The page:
Severn Estuary Forum Event

SIMCelt presented at the Severn Estuary Forum in Bridgwater in October to share lessons learned from our project so far. The Severn Estuary Partnership was set up in 1995, and is an independent, estuary-wide non-statutory initiative led by local authorities and statutory agencies. They work actively with all those involved in the management of the estuary, from planners to port authorities, fishermen to farmers and many more with an interest in the future of the estuary.

It is a busy time for the Severn Estuary with large-scale infrastructure projects including the current construction of Hinkley Point C and the proposed Swansea Bay Tidal Lagoon. The scale of these projects means they have the potential to affect the whole estuary and the people who live and work in the area, both directly or indirectly. Speakers at the Forum alluded to these projects, and also the many fantastic community and nature based initiatives set up around the Severn area.

The Solway and the Severn are both estuaries existing across a national border and thus experience particular transboundary issues as they are managed by different marine planning authorities. The Solway has the Scottish Government’s Scottish National Marine Plan, in place since 2015, covering the northern side whilst the MMO is developing the Inshore and Offshore Plans that will cover the southern side. On the Severn the Welsh Government has just released the consultation draft of the Welsh National Marine Plan while on the English side, the MMO is in the process of collating evidence about issues which will inform the south west inshore and offshore marine plan areas. Knowledge gained through the SIMCelt case study ‘Planning Across Borders’ in the Solway Firth is likely to be of interest to the SEP and the Partnership is also interested in the work involving stakeholders with the MSP process on the Firth of Clyde.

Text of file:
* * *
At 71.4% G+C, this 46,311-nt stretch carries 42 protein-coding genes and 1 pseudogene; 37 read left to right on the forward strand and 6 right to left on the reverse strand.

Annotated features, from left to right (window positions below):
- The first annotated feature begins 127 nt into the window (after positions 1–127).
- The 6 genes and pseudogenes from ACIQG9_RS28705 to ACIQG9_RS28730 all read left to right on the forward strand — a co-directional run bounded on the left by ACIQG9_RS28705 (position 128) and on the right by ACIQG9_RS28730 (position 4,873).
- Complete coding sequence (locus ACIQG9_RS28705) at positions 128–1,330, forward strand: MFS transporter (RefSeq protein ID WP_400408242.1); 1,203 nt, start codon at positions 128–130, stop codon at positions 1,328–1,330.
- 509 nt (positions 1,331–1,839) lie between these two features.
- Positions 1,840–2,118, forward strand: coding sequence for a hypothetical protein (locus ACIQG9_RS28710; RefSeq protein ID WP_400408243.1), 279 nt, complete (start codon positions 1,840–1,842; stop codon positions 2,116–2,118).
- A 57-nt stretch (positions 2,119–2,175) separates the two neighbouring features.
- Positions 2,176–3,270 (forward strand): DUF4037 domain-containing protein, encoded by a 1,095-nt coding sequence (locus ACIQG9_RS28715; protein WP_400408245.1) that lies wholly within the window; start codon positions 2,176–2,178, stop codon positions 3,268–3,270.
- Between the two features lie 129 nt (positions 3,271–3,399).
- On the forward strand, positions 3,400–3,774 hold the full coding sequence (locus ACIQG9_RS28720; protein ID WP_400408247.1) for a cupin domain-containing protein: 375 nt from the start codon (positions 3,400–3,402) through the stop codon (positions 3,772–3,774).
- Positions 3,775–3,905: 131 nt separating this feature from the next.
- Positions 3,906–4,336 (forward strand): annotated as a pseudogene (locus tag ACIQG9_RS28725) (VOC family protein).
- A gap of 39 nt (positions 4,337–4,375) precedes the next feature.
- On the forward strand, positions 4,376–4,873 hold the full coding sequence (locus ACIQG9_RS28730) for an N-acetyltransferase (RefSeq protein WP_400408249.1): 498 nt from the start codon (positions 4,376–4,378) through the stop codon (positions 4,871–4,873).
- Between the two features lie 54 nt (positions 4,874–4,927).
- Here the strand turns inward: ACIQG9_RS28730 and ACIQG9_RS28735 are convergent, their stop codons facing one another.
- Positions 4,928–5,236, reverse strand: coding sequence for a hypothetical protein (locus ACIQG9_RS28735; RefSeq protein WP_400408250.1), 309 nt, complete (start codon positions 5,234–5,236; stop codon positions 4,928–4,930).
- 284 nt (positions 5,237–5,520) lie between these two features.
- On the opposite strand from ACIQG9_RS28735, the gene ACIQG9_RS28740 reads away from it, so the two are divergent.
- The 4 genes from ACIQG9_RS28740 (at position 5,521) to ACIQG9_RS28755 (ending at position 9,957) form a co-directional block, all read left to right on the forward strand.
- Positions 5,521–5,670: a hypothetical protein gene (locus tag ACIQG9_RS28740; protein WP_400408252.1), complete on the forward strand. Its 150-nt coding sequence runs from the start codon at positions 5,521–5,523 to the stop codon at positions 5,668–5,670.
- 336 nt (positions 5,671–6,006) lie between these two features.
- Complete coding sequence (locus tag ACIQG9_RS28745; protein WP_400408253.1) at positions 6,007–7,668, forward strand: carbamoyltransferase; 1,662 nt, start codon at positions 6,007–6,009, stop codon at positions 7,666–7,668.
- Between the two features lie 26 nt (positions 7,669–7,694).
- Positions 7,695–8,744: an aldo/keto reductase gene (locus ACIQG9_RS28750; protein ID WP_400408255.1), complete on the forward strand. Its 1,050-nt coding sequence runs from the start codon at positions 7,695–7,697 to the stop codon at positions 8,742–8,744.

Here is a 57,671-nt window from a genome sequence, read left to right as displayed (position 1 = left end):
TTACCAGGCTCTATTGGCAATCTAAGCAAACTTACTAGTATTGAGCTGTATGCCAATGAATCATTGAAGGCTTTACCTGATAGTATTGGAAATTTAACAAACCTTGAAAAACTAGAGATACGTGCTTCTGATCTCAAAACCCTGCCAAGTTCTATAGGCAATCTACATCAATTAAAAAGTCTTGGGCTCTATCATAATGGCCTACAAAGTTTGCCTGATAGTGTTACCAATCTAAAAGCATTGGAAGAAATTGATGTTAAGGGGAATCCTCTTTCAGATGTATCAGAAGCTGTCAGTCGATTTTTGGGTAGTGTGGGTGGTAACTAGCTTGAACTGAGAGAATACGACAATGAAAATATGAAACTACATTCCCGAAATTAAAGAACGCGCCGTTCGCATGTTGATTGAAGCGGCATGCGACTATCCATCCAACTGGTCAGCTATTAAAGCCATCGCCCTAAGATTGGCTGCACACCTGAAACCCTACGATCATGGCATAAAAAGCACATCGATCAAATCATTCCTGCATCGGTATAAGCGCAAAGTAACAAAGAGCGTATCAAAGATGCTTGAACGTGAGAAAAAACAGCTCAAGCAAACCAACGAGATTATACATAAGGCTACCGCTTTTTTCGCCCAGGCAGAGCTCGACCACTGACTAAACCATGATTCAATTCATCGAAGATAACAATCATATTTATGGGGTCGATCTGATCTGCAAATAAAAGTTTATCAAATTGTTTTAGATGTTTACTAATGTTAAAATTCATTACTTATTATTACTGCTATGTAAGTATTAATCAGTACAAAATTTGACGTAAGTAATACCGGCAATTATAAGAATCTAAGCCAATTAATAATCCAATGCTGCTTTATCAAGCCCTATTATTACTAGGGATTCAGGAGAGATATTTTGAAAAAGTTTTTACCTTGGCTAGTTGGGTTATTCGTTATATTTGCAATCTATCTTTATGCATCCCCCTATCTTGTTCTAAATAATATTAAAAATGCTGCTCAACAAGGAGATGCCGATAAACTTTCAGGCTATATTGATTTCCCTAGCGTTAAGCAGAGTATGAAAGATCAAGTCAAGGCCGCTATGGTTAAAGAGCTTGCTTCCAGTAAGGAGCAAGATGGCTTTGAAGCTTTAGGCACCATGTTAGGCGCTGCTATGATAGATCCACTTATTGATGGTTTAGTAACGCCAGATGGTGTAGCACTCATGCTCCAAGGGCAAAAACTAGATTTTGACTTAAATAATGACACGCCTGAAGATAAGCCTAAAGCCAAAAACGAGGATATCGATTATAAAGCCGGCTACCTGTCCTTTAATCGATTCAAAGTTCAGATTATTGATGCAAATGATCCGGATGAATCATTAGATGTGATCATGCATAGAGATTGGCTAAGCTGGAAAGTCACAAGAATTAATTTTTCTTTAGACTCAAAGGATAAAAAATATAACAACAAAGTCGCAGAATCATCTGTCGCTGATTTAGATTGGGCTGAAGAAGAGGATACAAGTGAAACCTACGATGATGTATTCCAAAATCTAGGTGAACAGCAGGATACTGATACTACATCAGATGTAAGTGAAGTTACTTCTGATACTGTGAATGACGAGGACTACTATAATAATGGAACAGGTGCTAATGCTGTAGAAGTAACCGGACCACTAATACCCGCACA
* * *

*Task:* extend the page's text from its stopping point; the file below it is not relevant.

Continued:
The Solway Firth Partnership hosted the SIMCelt Solway Project Officer, who was sub-contracted to deliver case study 3 ‘Planning Across Borders’ (see earlier blog post). Part of the case study has made use of a previous piece of work, carried out by the SFP in 2010/11, which captured the perceived interactions between different activities across the estuary. The SIMCelt work has involved updating some of the elements of the original project and it has been a useful exercise in local stakeholder engagement.

Marine Scotland, in association with the Scottish Coastal Forum, is leading SIMCelt’s work on Stakeholder Engagement, exploring novel tools and mechanisms to support effective trans-boundary co-operation and stakeholder buy-in.  They are working with colleagues in the Netherlands to develop the MSP Challenge gaming approach to better explain the concept and process of marine planning to a range of stakeholders.